The Second Coming of Obama: Are Kamala & Cory Really for the Culture?


by Chinaza Okonkwo, Guest Columnist

We are living in an unprecedented moment in history. For the first time in the American colonial experiment, two Black senators have announced their official campaigns for the presidency. Kamala Harris and Cory Booker’s recent onslaught of promotion has understandably gotten mixed responses from a public exhausted by the Tr*mp administration. As Black people, there is no doubt that we should celebrate this moment, but it is also absolutely necessary for us to be critical of these candidates. Critiquing the past policies of both Harris and Booker in criminal justice and education is necessary for us to make an informed decision come 2020. If we want to elect people that will have our agendas and the betterment of our community as priorities, education is the first step. So let’s start now.

While Kamala Harris self-identifies as a “progressive prosecutor,” the facts say otherwise. During her time as a prosecutor–when many were arguing for criminal justice reform and increased police accountability in the wake of high-profile police brutality–Harris opposed legislation that would require her office to investigate fatal shootings. She fought to uphold wrongful convictions that had been gained through evidence tampering, suppression of information by prosecutors, and false testimony.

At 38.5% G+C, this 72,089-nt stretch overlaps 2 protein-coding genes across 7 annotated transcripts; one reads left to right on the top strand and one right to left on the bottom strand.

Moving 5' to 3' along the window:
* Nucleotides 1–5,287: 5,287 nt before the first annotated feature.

If we want to elect people that will have our agendas and the betterment of our community as priorities, education is the first step.

According to the New York Times, “Harris was criticized in 2010 for withholding information about a police laboratory technician who had been accused of “intentionally sabotaging” her work and stealing drugs from the lab. After a memo surfaced showing that Ms. Harris’s deputies knew about the technician’s wrongdoing and recent conviction, but failed to alert defense lawyers, a judge condemned Ms. Harris’s indifference to the systemic violation of the defendant’s’ constitutional rights.”

Harris also championed a state legislation which proposed that parents whose children were truant could be prosecuted, an action that could disproportionately affect low-income families of color. Even now, as she is now trying to rebrand, there are many more regressive actions in her track record that merit examination.

While Harris has a problematic criminal justice record, Booker’s education policy also needs interrogation. Booker, a man who once praised Betsy Devos, was an early advocate for education reform who promoted private charter schools, shutting down public schools that were low-performing, and linking the payment of teachers to performance. These policies show a massive misunderstanding of the policies and structural barriers that affect low-income students of color where instead of seeking true education reform that rebuilds public schools and makes it higher quality, he advocated for shutting them down and supporting private charter schools.

As these senators continue to clean up their pasts in pursuit of likability, we can’t let them sweep their past mistakes under the rug. After all, any number of these policies could’ve affected our own communities and loved ones.


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